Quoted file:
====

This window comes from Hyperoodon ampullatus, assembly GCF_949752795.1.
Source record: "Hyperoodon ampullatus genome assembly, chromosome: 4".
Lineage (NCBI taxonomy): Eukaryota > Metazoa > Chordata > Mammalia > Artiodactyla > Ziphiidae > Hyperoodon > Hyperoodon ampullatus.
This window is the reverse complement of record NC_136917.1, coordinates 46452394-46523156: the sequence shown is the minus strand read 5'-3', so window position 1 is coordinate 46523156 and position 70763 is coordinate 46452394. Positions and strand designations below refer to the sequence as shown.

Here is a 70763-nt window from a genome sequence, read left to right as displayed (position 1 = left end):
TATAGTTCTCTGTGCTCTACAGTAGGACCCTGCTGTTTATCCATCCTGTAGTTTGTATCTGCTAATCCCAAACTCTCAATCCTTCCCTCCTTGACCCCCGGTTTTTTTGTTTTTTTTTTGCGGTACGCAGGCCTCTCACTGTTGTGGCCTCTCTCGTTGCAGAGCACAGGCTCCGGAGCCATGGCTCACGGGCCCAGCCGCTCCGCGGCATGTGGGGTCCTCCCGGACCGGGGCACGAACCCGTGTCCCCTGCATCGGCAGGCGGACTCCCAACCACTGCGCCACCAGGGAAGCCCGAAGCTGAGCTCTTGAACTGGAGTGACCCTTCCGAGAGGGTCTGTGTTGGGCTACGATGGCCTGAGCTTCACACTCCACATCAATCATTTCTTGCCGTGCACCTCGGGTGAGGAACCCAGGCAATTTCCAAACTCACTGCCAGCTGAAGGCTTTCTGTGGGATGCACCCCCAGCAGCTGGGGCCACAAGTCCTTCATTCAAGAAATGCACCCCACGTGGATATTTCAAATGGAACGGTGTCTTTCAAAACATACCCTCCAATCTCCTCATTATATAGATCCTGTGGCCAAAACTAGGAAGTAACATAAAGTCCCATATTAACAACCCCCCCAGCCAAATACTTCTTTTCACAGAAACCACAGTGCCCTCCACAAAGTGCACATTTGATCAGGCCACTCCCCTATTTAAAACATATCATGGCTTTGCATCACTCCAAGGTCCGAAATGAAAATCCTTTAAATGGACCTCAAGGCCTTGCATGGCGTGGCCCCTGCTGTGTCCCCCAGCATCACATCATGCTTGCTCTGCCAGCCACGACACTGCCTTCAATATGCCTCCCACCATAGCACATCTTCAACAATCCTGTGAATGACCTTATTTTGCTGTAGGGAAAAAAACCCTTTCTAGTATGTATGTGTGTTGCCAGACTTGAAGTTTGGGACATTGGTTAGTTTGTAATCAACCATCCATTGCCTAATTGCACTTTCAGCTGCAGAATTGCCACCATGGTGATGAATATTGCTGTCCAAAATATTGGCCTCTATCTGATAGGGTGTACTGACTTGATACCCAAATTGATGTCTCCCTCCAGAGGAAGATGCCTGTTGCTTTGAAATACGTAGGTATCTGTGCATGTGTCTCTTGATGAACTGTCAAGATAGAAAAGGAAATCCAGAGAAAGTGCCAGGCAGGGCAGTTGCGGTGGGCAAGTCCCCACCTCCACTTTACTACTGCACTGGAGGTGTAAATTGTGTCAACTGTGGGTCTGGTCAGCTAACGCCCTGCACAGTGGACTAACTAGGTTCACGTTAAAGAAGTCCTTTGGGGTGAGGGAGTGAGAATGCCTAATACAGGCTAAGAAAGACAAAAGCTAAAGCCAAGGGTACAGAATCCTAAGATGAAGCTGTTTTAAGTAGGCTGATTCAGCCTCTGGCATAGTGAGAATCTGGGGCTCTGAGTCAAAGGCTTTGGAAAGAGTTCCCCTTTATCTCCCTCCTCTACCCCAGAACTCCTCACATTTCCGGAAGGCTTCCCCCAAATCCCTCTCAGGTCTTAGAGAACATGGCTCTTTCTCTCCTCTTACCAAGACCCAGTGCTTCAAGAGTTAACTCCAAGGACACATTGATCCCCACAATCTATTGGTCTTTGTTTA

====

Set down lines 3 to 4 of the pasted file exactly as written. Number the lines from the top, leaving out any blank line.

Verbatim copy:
Lineage (NCBI taxonomy): Eukaryota > Metazoa > Chordata > Mammalia > Artiodactyla > Ziphiidae > Hyperoodon > Hyperoodon ampullatus.
This window is the reverse complement of record NC_136917.1, coordinates 46452394-46523156: the sequence shown is the minus strand read 5'-3', so window position 1 is coordinate 46523156 and position 70763 is coordinate 46452394. Positions and strand designations below refer to the sequence as shown.